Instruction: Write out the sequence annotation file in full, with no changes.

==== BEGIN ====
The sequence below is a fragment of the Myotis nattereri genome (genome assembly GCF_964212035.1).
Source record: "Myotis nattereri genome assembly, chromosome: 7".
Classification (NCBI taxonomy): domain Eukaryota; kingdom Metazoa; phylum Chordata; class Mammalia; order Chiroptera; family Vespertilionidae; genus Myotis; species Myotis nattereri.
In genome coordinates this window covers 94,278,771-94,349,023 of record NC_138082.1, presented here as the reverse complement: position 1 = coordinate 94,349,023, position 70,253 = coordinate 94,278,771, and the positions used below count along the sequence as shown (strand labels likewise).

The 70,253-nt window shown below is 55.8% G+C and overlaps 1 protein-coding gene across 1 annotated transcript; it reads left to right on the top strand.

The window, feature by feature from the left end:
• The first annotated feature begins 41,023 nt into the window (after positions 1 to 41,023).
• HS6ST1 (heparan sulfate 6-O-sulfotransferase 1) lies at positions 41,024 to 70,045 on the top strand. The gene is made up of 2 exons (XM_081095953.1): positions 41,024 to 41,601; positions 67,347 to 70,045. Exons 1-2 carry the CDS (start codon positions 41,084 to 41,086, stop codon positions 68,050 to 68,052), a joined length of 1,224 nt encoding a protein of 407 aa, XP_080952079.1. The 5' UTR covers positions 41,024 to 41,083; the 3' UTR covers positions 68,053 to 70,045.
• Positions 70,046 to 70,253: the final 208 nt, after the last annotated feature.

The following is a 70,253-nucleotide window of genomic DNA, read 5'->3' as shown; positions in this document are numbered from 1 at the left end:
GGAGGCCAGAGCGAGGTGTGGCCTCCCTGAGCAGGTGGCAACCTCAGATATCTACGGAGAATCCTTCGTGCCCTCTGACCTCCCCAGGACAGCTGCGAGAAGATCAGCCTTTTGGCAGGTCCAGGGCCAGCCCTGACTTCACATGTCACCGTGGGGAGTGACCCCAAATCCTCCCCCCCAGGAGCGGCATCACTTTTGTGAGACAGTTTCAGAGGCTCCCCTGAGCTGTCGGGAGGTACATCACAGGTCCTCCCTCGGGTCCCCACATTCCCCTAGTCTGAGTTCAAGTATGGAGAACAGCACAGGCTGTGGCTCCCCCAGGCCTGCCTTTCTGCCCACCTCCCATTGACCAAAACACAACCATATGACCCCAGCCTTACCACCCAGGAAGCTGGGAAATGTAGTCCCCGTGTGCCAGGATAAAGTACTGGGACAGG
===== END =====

The sequence below is a fragment of the Myotis nattereri genome (genome assembly GCF_964212035.1).
Source record: "Myotis nattereri genome assembly, chromosome: 7".
Classification (NCBI taxonomy): domain Eukaryota; kingdom Metazoa; phylum Chordata; class Mammalia; order Chiroptera; family Vespertilionidae; genus Myotis; species Myotis nattereri.
In genome coordinates this window covers 94,278,771-94,349,023 of record NC_138082.1, presented here as the reverse complement: position 1 = coordinate 94,349,023, position 70,253 = coordinate 94,278,771, and the positions used below count along the sequence as shown (strand labels likewise).

The 70,253-nt window shown below is 55.8% G+C and overlaps 1 protein-coding gene across 1 annotated transcript; it reads left to right on the top strand.

The window, feature by feature from the left end:
• The first annotated feature begins 41,023 nt into the window (after positions 1 to 41,023).
• HS6ST1 (heparan sulfate 6-O-sulfotransferase 1) lies at positions 41,024 to 70,045 on the top strand. The gene is made up of 2 exons (XM_081095953.1): positions 41,024 to 41,601; positions 67,347 to 70,045. Exons 1-2 carry the CDS (start codon positions 41,084 to 41,086, stop codon positions 68,050 to 68,052), a joined length of 1,224 nt encoding a protein of 407 aa, XP_080952079.1. The 5' UTR covers positions 41,024 to 41,083; the 3' UTR covers positions 68,053 to 70,045.
• Positions 70,046 to 70,253: the final 208 nt, after the last annotated feature.

The following is a 70,253-nucleotide window of genomic DNA, read 5'->3' as shown; positions in this document are numbered from 1 at the left end:
GGAGGCCAGAGCGAGGTGTGGCCTCCCTGAGCAGGTGGCAACCTCAGATATCTACGGAGAATCCTTCGTGCCCTCTGACCTCCCCAGGACAGCTGCGAGAAGATCAGCCTTTTGGCAGGTCCAGGGCCAGCCCTGACTTCACATGTCACCGTGGGGAGTGACCCCAAATCCTCCCCCCCAGGAGCGGCATCACTTTTGTGAGACAGTTTCAGAGGCTCCCCTGAGCTGTCGGGAGGTACATCACAGGTCCTCCCTCGGGTCCCCACATTCCCCTAGTCTGAGTTCAAGTATGGAGAACAGCACAGGCTGTGGCTCCCCCAGGCCTGCCTTTCTGCCCACCTCCCATTGACCAAAACACAACCATATGACCCCAGCCTTACCACCCAGGAAGCTGGGAAATGTAGTCCCCGTGTGCCAGGATAAAGTACTGGGACAGG